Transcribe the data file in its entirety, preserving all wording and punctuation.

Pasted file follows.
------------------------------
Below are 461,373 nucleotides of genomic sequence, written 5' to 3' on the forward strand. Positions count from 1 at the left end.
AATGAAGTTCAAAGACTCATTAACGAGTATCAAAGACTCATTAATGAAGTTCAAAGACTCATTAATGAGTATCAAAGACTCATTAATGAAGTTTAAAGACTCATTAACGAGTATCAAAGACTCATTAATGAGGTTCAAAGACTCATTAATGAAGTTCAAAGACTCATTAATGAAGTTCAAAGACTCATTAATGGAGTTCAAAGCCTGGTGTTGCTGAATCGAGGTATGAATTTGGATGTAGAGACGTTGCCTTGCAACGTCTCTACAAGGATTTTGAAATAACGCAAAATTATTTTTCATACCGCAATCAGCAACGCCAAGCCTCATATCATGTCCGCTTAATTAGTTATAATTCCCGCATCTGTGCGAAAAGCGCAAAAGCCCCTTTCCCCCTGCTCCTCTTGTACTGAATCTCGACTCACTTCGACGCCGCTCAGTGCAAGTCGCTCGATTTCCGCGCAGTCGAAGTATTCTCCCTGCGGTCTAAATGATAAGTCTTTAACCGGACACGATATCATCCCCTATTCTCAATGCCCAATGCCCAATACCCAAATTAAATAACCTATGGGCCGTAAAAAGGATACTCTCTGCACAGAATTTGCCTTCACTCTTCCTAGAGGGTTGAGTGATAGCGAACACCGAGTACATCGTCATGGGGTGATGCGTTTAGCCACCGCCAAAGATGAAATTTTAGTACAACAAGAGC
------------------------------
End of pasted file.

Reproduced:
Below are 461,373 nucleotides of genomic sequence, written 5' to 3' on the forward strand. Positions count from 1 at the left end.
AATGAAGTTCAAAGACTCATTAACGAGTATCAAAGACTCATTAATGAAGTTCAAAGACTCATTAATGAGTATCAAAGACTCATTAATGAAGTTTAAAGACTCATTAACGAGTATCAAAGACTCATTAATGAGGTTCAAAGACTCATTAATGAAGTTCAAAGACTCATTAATGAAGTTCAAAGACTCATTAATGGAGTTCAAAGCCTGGTGTTGCTGAATCGAGGTATGAATTTGGATGTAGAGACGTTGCCTTGCAACGTCTCTACAAGGATTTTGAAATAACGCAAAATTATTTTTCATACCGCAATCAGCAACGCCAAGCCTCATATCATGTCCGCTTAATTAGTTATAATTCCCGCATCTGTGCGAAAAGCGCAAAAGCCCCTTTCCCCCTGCTCCTCTTGTACTGAATCTCGACTCACTTCGACGCCGCTCAGTGCAAGTCGCTCGATTTCCGCGCAGTCGAAGTATTCTCCCTGCGGTCTAAATGATAAGTCTTTAACCGGACACGATATCATCCCCTATTCTCAATGCCCAATGCCCAATACCCAAATTAAATAACCTATGGGCCGTAAAAAGGATACTCTCTGCACAGAATTTGCCTTCACTCTTCCTAGAGGGTTGAGTGATAGCGAACACCGAGTACATCGTCATGGGGTGATGCGTTTAGCCACCGCCAAAGATGAAATTTTAGTACAACAAGAGC